It is important to note that the use of Article 355 is subject to certain restrictions:

  1. The President cannot use this article on his/her own initiative; it must be done on the advice of the Union Council of Ministers.
  2. The use of Article 355 does not authorize the President to intervene directly in the affairs of the state.
  3. The President can use this article only to give directions to the state government, and not to the state legislature or the judiciary.
  4. The use of Article 355 should be limited in duration and scope, and should not result in the permanent erosion of the state’s autonomy or the violation of its constitutional rights.

Centrestage of the row: Meitei Community

  • Manipur is geographically divided into the Imphal Valley and the surrounding hills.
  • The Imphal Valley is dominated by the non-tribal Meitei community, which accounts for more than 64% of the population.
  • The hills, which comprise 90% of Manipur’s geographical area, are inhabited by more than 35% recognized tribes, which are largely Christians.
  • The Meiteis are largely Hindus followed by Muslims, while the 33 recognized tribes are broadly classified into ‘Any Naga tribes’ and ‘Any Kuki tribes.’

Behind the ST status: The Meitei Argument

  • The Manipur High Court directed the State government to submit a 10-year-old recommendation for the inclusion of the Meitei community in the Scheduled Tribe (ST) list.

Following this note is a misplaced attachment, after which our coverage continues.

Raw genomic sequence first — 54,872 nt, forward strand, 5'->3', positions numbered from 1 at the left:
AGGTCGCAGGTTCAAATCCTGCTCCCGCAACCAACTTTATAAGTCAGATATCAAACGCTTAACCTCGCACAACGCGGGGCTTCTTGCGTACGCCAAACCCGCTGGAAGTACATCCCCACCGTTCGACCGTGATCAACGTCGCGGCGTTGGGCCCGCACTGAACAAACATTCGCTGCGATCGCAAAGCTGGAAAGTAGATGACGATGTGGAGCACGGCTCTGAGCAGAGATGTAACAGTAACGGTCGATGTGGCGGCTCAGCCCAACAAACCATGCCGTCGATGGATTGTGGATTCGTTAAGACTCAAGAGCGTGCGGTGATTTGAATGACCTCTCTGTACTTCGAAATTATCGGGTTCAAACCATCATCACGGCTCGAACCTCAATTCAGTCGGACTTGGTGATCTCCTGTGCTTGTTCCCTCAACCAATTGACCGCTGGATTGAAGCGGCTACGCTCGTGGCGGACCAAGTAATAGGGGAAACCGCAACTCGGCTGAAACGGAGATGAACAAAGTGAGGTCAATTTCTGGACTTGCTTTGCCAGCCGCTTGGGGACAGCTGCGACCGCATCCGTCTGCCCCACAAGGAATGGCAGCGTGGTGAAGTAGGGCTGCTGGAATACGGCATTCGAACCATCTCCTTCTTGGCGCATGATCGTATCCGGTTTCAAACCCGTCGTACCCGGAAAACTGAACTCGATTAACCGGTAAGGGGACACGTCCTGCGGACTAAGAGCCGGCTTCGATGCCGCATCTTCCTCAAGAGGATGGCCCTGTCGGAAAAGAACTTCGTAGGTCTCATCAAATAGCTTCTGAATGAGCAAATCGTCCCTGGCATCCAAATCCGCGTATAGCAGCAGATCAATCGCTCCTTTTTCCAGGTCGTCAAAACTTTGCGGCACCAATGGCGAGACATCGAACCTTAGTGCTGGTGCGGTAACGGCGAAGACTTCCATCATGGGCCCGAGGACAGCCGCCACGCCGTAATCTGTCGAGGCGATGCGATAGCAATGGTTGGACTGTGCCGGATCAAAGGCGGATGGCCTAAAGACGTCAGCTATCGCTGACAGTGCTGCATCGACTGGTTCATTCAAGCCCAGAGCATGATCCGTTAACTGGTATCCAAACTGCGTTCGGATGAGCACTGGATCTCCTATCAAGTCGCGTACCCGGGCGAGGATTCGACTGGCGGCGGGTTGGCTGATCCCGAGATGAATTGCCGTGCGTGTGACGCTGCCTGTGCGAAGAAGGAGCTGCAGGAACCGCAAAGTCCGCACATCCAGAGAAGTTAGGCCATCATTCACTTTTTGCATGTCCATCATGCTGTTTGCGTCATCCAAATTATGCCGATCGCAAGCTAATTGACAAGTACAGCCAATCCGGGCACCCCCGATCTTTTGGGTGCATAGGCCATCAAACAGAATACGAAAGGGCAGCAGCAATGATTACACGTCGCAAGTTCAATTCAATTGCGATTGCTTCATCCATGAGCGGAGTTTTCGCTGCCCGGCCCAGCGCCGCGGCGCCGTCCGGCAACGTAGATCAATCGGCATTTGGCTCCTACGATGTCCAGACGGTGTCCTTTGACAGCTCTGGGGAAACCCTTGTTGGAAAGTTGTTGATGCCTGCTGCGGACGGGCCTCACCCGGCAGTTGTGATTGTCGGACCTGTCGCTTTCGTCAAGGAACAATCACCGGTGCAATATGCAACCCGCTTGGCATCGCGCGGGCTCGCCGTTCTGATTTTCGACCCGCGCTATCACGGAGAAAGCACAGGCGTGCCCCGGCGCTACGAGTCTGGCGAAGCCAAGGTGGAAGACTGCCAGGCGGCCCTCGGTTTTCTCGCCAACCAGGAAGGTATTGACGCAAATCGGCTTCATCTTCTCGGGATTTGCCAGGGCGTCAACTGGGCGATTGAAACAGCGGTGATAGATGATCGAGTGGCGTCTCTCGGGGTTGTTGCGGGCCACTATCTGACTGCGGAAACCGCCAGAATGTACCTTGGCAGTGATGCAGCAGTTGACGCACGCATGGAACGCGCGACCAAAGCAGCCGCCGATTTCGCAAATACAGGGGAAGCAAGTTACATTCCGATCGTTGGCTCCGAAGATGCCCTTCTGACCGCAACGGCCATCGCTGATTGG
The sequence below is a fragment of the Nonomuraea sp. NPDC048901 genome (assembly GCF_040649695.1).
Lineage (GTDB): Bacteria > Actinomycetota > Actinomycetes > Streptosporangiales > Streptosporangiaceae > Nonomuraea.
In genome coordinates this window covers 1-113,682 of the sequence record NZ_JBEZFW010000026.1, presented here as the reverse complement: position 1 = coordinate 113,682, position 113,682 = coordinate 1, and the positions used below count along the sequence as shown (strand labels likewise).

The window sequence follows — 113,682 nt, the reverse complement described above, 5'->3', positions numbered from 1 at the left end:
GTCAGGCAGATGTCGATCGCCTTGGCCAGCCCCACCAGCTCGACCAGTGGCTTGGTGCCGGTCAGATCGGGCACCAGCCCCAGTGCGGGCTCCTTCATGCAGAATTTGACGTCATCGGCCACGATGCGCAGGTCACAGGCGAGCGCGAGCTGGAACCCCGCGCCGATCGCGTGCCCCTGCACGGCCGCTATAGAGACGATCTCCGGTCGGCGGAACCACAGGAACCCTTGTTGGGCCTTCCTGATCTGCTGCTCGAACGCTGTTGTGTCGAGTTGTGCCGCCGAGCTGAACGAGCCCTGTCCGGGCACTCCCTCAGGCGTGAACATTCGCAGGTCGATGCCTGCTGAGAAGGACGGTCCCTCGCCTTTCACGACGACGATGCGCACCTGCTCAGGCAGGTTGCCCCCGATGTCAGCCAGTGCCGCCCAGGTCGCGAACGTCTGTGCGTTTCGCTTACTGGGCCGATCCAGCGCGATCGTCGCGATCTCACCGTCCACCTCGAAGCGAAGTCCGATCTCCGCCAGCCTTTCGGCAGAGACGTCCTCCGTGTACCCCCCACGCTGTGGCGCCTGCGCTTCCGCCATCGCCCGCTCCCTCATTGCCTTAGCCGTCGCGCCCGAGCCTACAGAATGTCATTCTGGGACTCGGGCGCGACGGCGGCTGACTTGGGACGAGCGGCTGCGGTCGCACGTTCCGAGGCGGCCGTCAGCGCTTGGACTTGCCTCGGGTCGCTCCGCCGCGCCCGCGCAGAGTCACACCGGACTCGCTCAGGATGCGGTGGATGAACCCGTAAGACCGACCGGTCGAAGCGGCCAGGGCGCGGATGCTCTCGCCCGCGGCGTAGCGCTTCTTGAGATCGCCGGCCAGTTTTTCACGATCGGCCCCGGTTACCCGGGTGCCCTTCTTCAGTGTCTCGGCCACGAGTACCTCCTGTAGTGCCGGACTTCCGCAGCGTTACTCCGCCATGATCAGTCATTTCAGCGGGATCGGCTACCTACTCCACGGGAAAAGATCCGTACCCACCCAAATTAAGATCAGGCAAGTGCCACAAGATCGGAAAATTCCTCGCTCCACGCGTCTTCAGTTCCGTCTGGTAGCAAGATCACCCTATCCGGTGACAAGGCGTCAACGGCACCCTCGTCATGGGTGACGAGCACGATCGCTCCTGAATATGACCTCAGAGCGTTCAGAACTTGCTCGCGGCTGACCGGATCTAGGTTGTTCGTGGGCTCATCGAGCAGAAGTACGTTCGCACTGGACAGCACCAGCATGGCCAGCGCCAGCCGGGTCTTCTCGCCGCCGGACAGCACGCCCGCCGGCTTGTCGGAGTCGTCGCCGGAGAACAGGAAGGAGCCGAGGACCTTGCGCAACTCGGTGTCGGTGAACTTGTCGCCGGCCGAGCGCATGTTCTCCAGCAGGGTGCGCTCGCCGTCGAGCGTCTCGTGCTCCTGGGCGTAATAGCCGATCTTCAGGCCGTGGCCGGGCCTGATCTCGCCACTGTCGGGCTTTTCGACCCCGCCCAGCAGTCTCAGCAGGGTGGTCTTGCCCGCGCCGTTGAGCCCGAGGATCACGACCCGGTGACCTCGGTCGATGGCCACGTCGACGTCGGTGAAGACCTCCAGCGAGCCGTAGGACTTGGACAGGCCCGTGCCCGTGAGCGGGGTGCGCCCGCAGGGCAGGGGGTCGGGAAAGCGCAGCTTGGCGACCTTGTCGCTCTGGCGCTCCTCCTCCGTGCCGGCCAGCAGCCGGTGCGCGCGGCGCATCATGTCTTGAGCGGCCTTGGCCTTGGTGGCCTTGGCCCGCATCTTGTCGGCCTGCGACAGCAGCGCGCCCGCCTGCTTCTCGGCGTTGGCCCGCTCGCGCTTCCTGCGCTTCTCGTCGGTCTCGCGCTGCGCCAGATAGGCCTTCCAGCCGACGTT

• The ST status is needed to “preserve” the community and “save the ancestral land, tradition, culture, and language” of the Meiteis.
  • The Meiteis were recognized as a tribe before the merger of the State with the Union of India in 1949.

Tribal groups’ opposition to the ST Status

  • Advantaged community: Many tribal groups say the Meiteis have a demographic and political advantage besides being more advanced than them academically and in other aspects.
  • Benefits at others cost: They feel the ST status to the Meiteis would lead to loss of job opportunities and allow them to acquire land in the hills and push the tribals out.
  • Already benefited: The language of the Meitei people is included in the Eighth Schedule of the Constitution, and many of them have access to benefits associated with the SC, OBC, or EWS status.
  • Political vendetta: The demand for ST status is a ploy to attenuate the fervent political demands of the Kukis and Nagas, as well as a tacit strategy of the dominant valley dwellers to make inroads into the hill areas of the State.

Immediate triggers of unrest

  • Some tribal groups with vested interests are trying to scuttle Chief Minister Nongthombam Biren Singh’s crusade against drugs.
  • The anti-drug drive began with destroying poppy fields and the theory that “illegal settlers” from Myanmar — ethnically related to the Kuki-Zomi people of Manipur — are behind clearing forests and government lands to grow opium and cannabis.
  • The first violent protest on March 10 was against the eviction of the residents of a Kuki village.
  • The large-scale arson and violence claiming the life of at least one person on May 3 and 4 followed a “tribal solidarity rally” against the reported move to include the Meiteis in the ST list.